Skip to Highlights
Highlights

Congress responded to the attacks of September 11, 2001, with dramatic funding increases to combat terrorism. Even before these attacks, Congress was concerned about increased funding in this area, and based on findings from a 1997 GAO report, mandated that the Office of Management and Budget (OMB) report annually on funding to combat terrorism. In this review, GAO was asked to analyze such funding trends, describe difficulties in coordinating combating terrorism budgets, assess data reported to Congress, and describe the executive branch's efforts to maximize the effective use of combating terrorism funds. The review relied on OMB's definition of "combating terrorism" to include both homeland security and overseas combating terrorism missions.

Skip to Recommendations

Recommendations

Recommendations for Executive Action

Agency Affected Recommendation Status
Office of Management and Budget 1. To help Congress obtain timely information on spending that supports the President's annual budget request for combating terrorism, OMB should require agencies to provide information on obligations in its MAX database--the database used by OMB to produce the President's annual budget request.
Closed - Not Implemented
According to 2007 OMB guidance, OMB is tracking obligations for domestic homeland security spending, but is not tracking obligations for combating terrorism overseas. OMB has not tracked obligations data in the MAX database and states that agencies' ability to track such information is limited. Nevertheless, OMB instituted a new process in its February 2003 submission of the FY 2004 President's Budget that it believes is consistent with GAO's recommendation. Specifically, OMB asked agencies to enter budget authority and outlays for homeland security and combating terrorism in the database used to prepare the President's Budget. As a result, for the first time, such information was available to Congress in February with the President's budget.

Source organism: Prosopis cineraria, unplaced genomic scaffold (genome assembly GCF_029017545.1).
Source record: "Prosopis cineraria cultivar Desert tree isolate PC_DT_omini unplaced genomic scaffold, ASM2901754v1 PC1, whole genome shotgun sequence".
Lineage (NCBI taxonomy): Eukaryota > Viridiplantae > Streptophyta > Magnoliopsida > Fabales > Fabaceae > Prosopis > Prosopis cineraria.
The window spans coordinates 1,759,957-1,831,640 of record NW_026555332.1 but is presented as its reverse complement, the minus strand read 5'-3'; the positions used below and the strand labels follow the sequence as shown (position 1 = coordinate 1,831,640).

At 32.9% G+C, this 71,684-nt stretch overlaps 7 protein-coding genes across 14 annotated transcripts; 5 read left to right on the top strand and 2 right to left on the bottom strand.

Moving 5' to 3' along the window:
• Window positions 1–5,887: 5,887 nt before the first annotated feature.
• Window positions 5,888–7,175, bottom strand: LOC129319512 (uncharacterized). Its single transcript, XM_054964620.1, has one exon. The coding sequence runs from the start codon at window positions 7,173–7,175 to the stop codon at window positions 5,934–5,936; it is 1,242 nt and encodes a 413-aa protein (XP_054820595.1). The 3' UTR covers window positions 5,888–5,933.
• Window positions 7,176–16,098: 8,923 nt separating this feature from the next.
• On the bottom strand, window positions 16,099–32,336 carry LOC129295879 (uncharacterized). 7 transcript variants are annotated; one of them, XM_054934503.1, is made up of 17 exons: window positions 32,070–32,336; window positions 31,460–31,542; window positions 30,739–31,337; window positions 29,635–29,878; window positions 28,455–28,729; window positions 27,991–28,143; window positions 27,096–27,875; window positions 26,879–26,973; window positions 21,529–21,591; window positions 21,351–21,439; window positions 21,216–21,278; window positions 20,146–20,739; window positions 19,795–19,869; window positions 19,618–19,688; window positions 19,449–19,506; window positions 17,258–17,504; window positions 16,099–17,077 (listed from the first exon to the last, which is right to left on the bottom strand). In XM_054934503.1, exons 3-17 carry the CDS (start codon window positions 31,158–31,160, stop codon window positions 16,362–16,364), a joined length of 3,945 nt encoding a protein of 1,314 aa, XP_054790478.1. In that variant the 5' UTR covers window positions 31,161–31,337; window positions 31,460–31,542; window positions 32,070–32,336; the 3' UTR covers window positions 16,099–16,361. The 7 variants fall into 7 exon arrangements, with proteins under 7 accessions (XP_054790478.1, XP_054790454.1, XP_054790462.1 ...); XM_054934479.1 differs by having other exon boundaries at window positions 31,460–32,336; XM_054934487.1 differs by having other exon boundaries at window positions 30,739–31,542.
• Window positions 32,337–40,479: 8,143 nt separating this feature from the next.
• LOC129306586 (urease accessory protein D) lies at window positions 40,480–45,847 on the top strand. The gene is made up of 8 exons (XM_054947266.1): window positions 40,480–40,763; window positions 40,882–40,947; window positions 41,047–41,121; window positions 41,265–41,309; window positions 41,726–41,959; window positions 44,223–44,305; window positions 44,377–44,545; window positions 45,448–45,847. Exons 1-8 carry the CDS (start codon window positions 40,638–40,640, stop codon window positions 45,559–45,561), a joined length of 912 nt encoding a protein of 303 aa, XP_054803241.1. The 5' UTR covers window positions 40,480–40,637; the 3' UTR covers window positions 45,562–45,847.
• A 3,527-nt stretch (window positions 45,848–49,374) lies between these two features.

Office of Management and Budget 2. To improve the usefulness of OMB's Annual Report to Congress on Combating Terrorism, OMB should publish the report by the required March 1 deadline to provide information for congressional budget deliberations.
Closed - Not Implemented
Section 889 of the Homeland Security Act requires OMB report on funding data for homeland security activities in the President's budget, which is due the first Monday in February. Therefore, the Homeland Security Act of 2002 actually accelerated the timeline for reporting this data. Not implemented. As of July 31, 2003, the Annual Report had not been issued. According to OMB, the majority of agency appropriations were not completed until late February, making it impractical to get the report out on time. However, more data was provided to Congress at an earlier date. OMB asked agencies to enter budget authority and outlays for homeland security and combating terrorism in the database used to prepare the President's Budget. As a result, for the first time, such information was available to Congress in February with the President's budget.
Office of Management and Budget 3. To improve the usefulness of OMB's Annual Report to Congress on Combating Terrorism, OMB should include obligations as reported in the MAX database.
Closed - Not Implemented